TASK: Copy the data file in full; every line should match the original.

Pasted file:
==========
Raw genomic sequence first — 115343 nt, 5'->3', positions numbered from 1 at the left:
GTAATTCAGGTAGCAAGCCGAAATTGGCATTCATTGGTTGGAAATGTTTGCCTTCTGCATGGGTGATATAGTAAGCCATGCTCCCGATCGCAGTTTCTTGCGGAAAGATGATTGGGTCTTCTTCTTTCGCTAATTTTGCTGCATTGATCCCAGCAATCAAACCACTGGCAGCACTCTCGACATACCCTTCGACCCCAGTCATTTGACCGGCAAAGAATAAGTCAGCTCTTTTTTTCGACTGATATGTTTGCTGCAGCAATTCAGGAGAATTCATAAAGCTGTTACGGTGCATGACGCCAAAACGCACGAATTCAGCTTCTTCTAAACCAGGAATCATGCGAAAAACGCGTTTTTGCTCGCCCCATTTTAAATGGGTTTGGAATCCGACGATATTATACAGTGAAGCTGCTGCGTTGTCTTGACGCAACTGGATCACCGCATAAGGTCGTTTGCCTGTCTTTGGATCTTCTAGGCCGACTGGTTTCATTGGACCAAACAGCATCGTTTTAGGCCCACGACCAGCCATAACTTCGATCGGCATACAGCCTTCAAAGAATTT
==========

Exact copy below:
Raw genomic sequence first — 115343 nt, 5'->3', positions numbered from 1 at the left:
GTAATTCAGGTAGCAAGCCGAAATTGGCATTCATTGGTTGGAAATGTTTGCCTTCTGCATGGGTGATATAGTAAGCCATGCTCCCGATCGCAGTTTCTTGCGGAAAGATGATTGGGTCTTCTTCTTTCGCTAATTTTGCTGCATTGATCCCAGCAATCAAACCACTGGCAGCACTCTCGACATACCCTTCGACCCCAGTCATTTGACCGGCAAAGAATAAGTCAGCTCTTTTTTTCGACTGATATGTTTGCTGCAGCAATTCAGGAGAATTCATAAAGCTGTTACGGTGCATGACGCCAAAACGCACGAATTCAGCTTCTTCTAAACCAGGAATCATGCGAAAAACGCGTTTTTGCTCGCCCCATTTTAAATGGGTTTGGAATCCGACGATATTATACAGTGAAGCTGCTGCGTTGTCTTGACGCAACTGGATCACCGCATAAGGTCGTTTGCCTGTCTTTGGATCTTCTAGGCCGACTGGTTTCATTGGACCAAACAGCATCGTTTTAGGCCCACGACCAGCCATAACTTCGATCGGCATACAGCCTTCAAAGAATTT